New Zealand Journal of Ecology () 42(2): 1-7

When genetic and phenotypic data do not agree: the conservation implications of ignoring inconvenient taxonomic evidence

Forum Article
Nicolas Dussex 1, 2
Helen R. Taylor 1
Martin Irestedt 2
Bruce C. Robertson 3
  1. Department of Anatomy, University of Otago, PO Box 913, Dunedin 9054, New Zealand
  2. Department of Bioinformatics and Genetics, Swedish Museum of Natural History, Box 50007, Stockholm 10405, Sweden
  3. Department of Zoology, University of Otago, PO Box 56, Dunedin 9054, New Zealand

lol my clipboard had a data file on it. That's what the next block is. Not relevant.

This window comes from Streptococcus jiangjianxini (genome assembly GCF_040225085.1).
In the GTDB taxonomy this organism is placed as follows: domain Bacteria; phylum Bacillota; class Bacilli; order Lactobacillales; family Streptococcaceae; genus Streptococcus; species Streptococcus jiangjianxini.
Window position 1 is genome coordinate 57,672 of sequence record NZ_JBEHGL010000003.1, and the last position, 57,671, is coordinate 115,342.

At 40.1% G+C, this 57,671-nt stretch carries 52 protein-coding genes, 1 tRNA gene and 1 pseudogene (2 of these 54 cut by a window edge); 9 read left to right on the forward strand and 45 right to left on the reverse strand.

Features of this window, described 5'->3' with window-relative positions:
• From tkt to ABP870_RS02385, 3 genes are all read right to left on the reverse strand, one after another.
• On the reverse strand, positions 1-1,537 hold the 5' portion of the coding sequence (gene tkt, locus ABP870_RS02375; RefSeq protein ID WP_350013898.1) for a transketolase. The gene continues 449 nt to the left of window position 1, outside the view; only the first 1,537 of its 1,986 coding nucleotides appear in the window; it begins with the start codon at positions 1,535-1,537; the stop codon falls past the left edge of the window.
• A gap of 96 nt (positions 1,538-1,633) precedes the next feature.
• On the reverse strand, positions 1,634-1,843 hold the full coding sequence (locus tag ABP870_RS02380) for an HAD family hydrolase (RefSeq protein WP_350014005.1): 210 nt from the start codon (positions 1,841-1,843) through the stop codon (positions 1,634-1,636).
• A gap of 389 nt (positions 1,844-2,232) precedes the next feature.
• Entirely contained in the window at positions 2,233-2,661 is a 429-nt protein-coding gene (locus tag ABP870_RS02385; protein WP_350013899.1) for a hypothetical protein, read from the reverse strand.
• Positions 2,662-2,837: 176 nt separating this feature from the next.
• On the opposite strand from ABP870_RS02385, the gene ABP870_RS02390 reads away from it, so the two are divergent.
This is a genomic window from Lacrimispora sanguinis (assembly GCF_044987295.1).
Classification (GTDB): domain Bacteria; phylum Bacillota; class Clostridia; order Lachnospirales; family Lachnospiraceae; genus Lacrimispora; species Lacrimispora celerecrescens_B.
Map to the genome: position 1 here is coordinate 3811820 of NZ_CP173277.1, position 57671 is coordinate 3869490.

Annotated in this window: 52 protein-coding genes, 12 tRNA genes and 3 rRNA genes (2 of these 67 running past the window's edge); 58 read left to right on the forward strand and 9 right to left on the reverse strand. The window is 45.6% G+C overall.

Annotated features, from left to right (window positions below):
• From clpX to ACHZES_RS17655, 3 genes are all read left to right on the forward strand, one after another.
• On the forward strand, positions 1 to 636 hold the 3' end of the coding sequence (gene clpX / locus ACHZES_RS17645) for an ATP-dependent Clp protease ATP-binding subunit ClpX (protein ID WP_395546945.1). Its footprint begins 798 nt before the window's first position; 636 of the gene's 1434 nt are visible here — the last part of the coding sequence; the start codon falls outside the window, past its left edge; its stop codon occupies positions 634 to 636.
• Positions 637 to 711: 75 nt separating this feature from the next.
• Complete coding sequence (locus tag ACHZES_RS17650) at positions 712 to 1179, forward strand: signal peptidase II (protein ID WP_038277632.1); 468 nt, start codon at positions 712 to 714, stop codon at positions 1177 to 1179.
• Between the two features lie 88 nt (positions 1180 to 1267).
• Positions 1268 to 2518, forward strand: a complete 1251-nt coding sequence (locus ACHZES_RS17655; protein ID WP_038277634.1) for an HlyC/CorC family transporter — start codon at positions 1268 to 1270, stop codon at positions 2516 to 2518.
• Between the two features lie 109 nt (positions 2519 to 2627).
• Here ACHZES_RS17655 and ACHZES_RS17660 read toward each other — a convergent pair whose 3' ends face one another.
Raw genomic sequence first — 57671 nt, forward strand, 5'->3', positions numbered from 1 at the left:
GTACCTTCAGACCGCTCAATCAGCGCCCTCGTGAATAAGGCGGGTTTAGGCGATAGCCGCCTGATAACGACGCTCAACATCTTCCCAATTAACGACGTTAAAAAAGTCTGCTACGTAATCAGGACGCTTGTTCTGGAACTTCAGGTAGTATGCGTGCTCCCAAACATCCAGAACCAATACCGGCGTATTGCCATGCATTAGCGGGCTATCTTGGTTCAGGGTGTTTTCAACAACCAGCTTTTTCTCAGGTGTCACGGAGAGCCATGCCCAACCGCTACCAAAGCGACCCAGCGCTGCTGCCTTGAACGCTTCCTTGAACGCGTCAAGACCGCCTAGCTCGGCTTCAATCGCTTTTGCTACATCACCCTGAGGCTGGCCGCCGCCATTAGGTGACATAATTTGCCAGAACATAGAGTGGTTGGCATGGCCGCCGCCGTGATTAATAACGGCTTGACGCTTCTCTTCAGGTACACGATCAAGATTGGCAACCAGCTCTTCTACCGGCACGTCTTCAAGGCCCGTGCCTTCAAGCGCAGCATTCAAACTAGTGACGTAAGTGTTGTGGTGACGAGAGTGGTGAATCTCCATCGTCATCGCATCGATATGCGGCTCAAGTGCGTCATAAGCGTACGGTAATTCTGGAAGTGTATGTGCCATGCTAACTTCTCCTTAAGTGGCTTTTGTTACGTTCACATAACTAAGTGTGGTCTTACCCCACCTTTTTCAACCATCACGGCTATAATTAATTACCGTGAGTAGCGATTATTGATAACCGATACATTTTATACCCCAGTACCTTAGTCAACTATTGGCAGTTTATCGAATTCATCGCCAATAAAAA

Taxonomy plays a central role in conservation programs of threatened New Zealand taxa. The role of taxonomy is especially relevant for highly vulnerable taxa, where the identification of distinct lineages is essential to define units of conservation and to appropriately allocate conservation resources. Taxonomy traditionally relied on phenotype, but in the past 30 years, the use of genetic data has become prominent in the field. While both phenotypic and genetic approaches to taxonomy have their own merit, they do not always agree. In such cases, favouring one type of data over the other when they are in conflict can have important implications for conservation management. We highlight this issue using several examples from the taxonomy of threatened New Zealand birds. We caution against biases in interpretation of each data type and advocate for a more integrative approach to taxonomy where the limitations of all approaches are carefully considered.